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today, they are flying airplanes over iraq into syria to help one of their allies. you mention that everyone at every level has talked to al- maliki about that and you will continue. what is his response when you say you would like him to cooperate with us in our interests? what does he exactly say in response to our efforts? >> the response is typically to express concern about the events in syria. they are very clear that both the prime minister and other iraqi officials have no interest in saying the current government continue, that they are no friends of that regime, that regime has been hostile to them in the past and allow terrorists to come into iraq and been harmful to democracy and institutions and the people in iraq. they are interested in seeing that there is a clear outcome in syria that protects their interests. there have been a little trouble seeing that. >> what about the aerospace issue? why are they continuing to cooperate with iran and that effort? what can they tell you specifically regarding that? what is their response? >> they say engage in all parties a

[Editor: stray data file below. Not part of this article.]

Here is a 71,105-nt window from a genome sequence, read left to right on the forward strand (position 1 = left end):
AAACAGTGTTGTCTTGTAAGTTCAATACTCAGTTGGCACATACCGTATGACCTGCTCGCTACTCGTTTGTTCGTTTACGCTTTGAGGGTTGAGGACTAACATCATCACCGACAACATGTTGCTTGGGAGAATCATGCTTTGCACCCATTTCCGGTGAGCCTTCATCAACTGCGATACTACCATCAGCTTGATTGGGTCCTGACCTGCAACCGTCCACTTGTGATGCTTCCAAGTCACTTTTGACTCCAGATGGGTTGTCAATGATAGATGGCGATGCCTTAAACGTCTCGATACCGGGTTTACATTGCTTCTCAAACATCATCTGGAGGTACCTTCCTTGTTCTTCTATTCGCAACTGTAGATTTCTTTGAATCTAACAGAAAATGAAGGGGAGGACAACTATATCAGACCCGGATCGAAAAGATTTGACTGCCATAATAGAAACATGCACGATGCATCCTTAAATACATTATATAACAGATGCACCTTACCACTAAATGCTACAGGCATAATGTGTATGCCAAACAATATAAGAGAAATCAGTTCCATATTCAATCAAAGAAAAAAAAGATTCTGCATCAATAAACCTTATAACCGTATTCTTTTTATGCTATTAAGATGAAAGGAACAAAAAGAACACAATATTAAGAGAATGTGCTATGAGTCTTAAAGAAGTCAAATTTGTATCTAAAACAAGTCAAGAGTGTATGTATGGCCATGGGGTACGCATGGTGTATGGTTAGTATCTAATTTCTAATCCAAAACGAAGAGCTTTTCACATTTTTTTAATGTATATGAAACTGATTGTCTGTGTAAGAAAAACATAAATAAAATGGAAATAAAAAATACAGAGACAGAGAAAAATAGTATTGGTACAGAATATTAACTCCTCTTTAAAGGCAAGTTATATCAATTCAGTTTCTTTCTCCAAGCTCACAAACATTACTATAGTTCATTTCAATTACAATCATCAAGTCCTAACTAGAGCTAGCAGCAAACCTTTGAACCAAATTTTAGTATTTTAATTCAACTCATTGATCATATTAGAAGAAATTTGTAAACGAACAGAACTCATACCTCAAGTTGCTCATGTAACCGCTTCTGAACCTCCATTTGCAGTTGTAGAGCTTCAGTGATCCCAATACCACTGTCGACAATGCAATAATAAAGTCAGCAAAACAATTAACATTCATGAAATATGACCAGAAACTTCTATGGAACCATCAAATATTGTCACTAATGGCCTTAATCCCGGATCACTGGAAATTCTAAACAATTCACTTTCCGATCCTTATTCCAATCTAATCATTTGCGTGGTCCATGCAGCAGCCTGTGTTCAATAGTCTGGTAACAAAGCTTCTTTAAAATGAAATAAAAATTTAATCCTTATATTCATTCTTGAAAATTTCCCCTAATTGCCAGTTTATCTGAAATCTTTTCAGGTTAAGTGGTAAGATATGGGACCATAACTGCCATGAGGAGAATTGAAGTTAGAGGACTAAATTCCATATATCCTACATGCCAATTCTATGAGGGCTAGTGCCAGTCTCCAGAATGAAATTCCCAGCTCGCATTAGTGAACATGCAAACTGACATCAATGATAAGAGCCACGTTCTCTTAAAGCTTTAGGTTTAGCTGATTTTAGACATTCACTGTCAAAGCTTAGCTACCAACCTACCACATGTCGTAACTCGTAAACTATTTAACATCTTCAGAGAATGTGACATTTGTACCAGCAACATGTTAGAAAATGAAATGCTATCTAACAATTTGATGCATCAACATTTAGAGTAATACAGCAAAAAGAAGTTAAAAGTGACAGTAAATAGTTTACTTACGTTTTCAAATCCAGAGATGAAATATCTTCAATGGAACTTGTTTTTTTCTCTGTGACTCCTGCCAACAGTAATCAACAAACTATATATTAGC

policy in dealing with iraq and afghanistan? if you are not satisfi, what you think president obama should consider in a way of changes? >> i am not satisfied. as a libertarian, i seek a world at peace with other nations. i look to thomas jefferson's quotation for inspirion. peace, converse -- commerce, -- america should stop acting as the world's policeman. i do believe in a strong national defense, but the optimum board is defense, not offense. we do not have the mour money cy spent here at home. >> todd akin. >> it is important to have a foreign policy to start with. you have to have some basic principles, the guidelines. that needs to an acute -- includingraq, afghanist, a whole lot of other countries as well. the problem is we have not had that. what it seems like the vacillating policies we have almost punished our friends and helped o enemies. we decided to turn our backs on two of our allies, the czech republic and poland. we had plans to build missile defense. we gave that is a concession to russia. how much has russia helped us with iran? how much has russia helped us with